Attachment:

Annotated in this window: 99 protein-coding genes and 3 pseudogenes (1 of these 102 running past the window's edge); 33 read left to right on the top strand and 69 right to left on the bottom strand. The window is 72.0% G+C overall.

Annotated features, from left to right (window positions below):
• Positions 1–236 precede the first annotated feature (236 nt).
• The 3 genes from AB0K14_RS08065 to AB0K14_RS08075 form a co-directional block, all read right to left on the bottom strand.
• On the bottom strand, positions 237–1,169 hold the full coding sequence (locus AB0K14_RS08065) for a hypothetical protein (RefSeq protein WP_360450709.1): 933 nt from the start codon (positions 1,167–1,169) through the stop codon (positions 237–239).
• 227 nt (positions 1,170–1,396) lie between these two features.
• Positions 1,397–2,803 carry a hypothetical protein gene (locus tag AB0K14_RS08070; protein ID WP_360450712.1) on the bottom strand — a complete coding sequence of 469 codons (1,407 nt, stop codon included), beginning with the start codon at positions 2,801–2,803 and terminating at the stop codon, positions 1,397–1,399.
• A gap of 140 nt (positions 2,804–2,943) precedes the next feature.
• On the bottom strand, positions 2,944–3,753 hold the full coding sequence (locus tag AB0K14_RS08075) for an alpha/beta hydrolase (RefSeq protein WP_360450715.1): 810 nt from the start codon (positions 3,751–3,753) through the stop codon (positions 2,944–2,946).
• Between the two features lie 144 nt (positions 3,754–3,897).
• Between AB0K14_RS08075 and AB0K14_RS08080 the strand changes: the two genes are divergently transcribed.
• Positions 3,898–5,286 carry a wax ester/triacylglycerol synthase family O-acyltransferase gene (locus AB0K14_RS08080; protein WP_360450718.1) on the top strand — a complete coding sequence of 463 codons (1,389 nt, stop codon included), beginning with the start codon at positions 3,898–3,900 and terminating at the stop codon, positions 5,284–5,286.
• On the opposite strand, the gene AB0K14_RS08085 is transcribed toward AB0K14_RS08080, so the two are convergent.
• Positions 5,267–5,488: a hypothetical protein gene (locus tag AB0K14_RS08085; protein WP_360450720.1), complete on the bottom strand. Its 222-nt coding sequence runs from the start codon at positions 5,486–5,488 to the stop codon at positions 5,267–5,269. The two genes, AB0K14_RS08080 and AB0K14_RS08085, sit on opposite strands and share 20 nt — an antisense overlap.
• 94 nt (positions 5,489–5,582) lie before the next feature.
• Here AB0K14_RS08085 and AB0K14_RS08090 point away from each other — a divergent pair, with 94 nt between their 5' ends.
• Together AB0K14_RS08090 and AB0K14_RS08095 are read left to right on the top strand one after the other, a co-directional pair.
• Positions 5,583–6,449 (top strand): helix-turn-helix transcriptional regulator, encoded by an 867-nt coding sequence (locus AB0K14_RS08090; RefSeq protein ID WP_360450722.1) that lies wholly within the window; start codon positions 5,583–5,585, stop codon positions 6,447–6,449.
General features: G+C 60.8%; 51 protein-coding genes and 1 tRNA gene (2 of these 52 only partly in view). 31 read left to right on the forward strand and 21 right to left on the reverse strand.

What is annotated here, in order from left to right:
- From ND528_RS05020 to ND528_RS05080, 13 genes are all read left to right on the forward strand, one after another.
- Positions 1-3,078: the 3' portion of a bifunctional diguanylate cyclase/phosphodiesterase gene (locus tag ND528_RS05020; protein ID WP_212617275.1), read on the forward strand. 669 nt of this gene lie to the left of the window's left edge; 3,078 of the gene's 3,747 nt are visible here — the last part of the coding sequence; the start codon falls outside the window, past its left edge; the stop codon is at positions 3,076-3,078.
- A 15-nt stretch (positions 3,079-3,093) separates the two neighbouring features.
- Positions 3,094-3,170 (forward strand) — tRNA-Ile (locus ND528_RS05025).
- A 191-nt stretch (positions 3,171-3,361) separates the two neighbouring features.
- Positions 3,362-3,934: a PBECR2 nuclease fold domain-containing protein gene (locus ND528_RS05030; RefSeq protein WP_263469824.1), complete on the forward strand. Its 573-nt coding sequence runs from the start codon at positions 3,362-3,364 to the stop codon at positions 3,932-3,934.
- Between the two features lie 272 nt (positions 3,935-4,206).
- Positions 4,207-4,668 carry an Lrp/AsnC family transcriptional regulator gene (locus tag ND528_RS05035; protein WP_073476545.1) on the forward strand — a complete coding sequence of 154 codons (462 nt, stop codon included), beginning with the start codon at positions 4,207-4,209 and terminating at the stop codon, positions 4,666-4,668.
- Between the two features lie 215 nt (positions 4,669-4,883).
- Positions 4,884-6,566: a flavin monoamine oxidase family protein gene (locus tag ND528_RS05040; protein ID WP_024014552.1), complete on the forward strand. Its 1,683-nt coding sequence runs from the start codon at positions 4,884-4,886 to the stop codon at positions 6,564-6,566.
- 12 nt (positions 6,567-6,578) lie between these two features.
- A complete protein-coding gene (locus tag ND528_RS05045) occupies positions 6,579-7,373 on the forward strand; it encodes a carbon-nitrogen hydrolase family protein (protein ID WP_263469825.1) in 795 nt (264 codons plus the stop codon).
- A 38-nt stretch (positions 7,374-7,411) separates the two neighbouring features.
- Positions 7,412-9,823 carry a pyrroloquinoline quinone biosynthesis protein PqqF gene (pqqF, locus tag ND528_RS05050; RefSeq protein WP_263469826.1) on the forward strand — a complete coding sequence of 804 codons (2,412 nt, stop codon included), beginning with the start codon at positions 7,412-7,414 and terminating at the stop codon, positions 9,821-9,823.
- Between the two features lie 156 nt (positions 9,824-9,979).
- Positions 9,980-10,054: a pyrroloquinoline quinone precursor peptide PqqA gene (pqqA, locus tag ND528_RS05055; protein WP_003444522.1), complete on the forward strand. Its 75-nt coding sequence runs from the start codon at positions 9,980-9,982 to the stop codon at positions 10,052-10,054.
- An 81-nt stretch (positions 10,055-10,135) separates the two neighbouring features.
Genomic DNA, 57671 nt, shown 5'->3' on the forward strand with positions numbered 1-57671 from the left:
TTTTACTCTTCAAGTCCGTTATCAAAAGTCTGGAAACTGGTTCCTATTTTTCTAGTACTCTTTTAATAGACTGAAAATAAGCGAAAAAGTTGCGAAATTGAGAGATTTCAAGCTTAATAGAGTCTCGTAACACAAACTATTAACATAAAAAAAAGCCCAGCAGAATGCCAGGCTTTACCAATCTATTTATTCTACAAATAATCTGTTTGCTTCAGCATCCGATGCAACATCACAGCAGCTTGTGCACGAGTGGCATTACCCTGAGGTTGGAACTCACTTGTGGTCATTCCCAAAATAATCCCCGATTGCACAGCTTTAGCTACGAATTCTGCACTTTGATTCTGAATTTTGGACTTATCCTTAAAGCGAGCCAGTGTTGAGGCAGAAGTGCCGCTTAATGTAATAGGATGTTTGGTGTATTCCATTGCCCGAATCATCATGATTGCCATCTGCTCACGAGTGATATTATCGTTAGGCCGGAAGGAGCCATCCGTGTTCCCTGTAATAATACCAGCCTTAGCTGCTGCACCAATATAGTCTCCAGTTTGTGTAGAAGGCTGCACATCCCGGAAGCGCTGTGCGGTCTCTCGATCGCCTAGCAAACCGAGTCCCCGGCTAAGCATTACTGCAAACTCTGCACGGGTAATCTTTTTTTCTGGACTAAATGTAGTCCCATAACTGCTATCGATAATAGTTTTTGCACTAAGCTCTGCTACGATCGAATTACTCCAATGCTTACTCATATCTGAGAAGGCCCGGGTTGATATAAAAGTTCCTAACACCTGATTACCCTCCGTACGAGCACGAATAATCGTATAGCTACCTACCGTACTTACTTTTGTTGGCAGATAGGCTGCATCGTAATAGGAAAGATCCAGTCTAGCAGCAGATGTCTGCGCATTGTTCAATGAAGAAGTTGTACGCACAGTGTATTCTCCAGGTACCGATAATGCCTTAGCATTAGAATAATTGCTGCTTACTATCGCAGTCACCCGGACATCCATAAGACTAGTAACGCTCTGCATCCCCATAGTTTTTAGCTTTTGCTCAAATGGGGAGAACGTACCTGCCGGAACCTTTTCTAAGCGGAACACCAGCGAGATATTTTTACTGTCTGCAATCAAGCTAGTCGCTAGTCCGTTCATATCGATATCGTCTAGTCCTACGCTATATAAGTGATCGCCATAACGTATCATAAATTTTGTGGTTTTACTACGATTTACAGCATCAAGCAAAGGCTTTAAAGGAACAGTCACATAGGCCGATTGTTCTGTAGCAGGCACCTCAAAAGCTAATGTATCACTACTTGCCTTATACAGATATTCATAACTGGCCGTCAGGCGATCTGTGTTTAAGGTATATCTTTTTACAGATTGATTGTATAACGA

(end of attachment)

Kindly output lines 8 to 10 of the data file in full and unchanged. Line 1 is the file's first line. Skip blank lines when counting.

• A gap of 140 nt (positions 2,804–2,943) precedes the next feature.
• On the bottom strand, positions 2,944–3,753 hold the full coding sequence (locus tag AB0K14_RS08075) for an alpha/beta hydrolase (RefSeq protein WP_360450715.1): 810 nt from the start codon (positions 3,751–3,753) through the stop codon (positions 2,944–2,946).
• Between the two features lie 144 nt (positions 3,754–3,897).